The loss of hand function is one of the most devastating consequences of Spinal Cord Injury (SCI) because of its severe impact on the everyday activities of daily living. Melbourne University Researcher Professor Mary Galea and Ms Natasha van Zyl, one of three specialist surgeons in the Upper Limb Program at Austin Health, supported by the Institute for Safety, Compensation and Recovery Research (ISCRR), are carrying out pioneering research in support of nerve transfer surgery for SCI patients in Victoria. The surgery involves plugging surplus live nerves into nerves that no longer work to reactivate muscles and restore movement in patients’ hands. One of the patients going through the surgery is Joel Sardi.
Our program targets the recovery of the malfunctioning Central Nervous System (CNS) through the use of important components utilized in neuroplasticity. The benefits can be noted both in people with spinal cord injuries and during motor recovery from other types of brain injuries, e.g. (TBI, CVA or Strokes, tumors, ataxias, etc), CP (Cerebral Palsy), Multiple Sclerosis, Parkinson’s, and others.
Because it is an intensive, specific program aimed at physical recovery, it is important to be aware that some alterations associated with neurological injuries may restrict an individual’s participation in the program.
Victory Over Paralysis – It’s our goal. It’s what motivates us as we fashion each experiment after, document and categorize each participant’s progress with.
The Miami Project to Cure Paralysis, a Center of Excellence at the University of Miami Miller School of Medicine, has received permission from the Food and Drug Administration to begin a Phase 1 clinical trial to evaluate the safety of transplanting human Schwann cells to treat patients with recent spinal cord injuries.
We are not recruiting anybody until we obtain approval from our Institutional Review Board.
This trial is just 1 brick in the wall. We will continue working with our scientific colleagues to test other “bricks” in the wall to ultimately develop a strong defense to prevent or reverse the many effects of paralysis.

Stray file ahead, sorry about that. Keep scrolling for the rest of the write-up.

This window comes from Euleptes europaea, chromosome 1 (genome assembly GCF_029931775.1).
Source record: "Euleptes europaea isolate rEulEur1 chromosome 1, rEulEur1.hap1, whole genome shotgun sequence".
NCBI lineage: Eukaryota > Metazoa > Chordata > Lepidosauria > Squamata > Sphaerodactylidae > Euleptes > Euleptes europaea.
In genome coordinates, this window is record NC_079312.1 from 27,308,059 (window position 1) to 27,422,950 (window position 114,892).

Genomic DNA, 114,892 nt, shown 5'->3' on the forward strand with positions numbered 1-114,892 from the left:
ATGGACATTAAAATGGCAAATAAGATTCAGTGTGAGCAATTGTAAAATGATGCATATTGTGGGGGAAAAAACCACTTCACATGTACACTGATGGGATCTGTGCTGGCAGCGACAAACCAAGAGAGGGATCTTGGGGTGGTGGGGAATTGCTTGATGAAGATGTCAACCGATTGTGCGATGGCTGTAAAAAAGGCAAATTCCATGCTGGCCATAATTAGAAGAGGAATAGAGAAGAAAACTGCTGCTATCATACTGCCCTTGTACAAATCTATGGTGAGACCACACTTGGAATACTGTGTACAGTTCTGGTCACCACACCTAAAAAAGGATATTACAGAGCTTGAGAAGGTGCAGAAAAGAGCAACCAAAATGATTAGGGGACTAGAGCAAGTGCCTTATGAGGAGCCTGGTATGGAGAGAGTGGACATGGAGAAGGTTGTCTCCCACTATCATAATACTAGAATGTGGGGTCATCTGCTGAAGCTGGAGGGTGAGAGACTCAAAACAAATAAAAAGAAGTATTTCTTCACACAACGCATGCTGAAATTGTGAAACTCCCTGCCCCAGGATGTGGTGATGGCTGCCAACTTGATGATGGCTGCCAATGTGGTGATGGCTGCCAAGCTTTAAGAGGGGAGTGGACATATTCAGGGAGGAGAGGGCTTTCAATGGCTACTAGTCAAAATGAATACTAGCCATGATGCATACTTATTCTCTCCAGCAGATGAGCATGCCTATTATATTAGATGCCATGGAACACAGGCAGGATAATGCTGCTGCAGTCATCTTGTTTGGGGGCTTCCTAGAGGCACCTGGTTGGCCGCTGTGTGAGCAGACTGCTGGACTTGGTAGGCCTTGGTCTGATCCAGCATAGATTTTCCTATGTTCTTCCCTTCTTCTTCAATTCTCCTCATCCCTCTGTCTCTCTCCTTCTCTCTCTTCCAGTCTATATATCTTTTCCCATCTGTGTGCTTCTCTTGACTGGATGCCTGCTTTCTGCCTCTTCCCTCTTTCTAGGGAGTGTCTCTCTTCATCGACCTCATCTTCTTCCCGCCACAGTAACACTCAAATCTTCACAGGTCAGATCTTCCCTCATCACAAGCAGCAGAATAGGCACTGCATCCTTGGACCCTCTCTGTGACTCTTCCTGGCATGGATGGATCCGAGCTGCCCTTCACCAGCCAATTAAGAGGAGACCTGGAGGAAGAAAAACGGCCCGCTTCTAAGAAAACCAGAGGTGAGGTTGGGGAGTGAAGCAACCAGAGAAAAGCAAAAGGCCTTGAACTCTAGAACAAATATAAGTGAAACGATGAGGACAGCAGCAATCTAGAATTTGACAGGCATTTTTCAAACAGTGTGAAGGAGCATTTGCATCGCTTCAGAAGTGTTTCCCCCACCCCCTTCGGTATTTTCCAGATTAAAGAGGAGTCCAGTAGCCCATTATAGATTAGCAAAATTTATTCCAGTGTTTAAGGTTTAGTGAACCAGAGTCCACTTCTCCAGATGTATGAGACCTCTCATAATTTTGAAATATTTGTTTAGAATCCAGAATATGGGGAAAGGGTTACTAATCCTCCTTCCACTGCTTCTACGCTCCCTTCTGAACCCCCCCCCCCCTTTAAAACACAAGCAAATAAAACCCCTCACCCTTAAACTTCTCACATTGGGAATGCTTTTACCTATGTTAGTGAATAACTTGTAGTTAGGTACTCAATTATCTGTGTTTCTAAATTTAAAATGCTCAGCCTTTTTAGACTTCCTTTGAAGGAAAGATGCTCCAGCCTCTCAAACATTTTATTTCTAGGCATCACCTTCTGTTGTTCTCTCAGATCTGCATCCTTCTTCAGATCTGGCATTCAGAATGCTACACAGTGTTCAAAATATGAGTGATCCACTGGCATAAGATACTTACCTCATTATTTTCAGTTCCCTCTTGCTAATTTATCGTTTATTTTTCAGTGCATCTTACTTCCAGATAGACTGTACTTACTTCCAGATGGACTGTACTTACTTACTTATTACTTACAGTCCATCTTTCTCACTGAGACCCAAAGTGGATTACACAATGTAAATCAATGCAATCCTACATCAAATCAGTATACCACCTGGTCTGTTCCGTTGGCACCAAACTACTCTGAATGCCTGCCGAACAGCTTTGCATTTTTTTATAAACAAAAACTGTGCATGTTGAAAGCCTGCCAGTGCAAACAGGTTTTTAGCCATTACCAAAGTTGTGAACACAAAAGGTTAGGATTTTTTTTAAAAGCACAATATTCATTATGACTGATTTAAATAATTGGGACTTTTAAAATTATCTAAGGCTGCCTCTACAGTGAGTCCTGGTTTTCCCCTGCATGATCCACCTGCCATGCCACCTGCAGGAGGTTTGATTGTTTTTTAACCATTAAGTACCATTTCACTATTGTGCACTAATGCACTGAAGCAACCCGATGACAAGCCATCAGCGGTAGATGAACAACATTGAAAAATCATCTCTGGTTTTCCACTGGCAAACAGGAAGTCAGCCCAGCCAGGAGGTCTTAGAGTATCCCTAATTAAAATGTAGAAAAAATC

More good news on 18-year-old paralyzed racer Michael Johnson from Mt. Morris: He keeps winning races and is being featured in the newest issue of Racer Magazine, the premier North American motor sports publication.
The Free Press introduced readers to Johnson a couple of years ago, when he was racing go-karts with hand controls and preparing for experimental stem cell surgery as a result of a motorcycle racing accident in Sarnia, Ontario, in 2005. He fractured his T5 and T6 vertebrae in the accident and was left without movement from the waist down.
There is fresh hope for thousands of paraplegics in New Zealand yearning that someday someone will give them a chance to walk again.
Now, thanks to a 71-year-old Waikato housewife, recruiting for New Zealand’s first clinical trial to treat people with spinal injuries is about to begin.
Northwestern Medicine is the first site open for enrollment in a national clinical research trial of a human embryonic stem cell-based therapy for participants with a subacute thoracic spinal cord injury. Following the procedure, participants will receive rehabilitation treatment at The Rehabilitation Institute of Chicago (RIC).
Northwestern also is the lead site of the trial, sponsored by Geron Corporation (Nasdaq: GERN). The trial eventually will include up to six other sites and enroll up to 10 participants nationally.
MANNFORD — In most ways, Meagan Waffle is a typical teenager. She laughs a lot, talks about boys, loves her friends, and is constantly interrupted by cell phone rings and text messages on her cell phone. But Meagan stands out in a significant way. For the past 21/2 years, she has been navigating her life from a wheelchair.
But don’t feel sorry for Meagan. With an attitude that belies her 16 years, Meagan faces everyday challenges with grace and dignity — and without self-pity. Her confidence has enabled her family to cope with an incident that changed their lives forever.
“Deep down in my heart, I know I’m going to walk again. I just wish there was a cure now,” she said.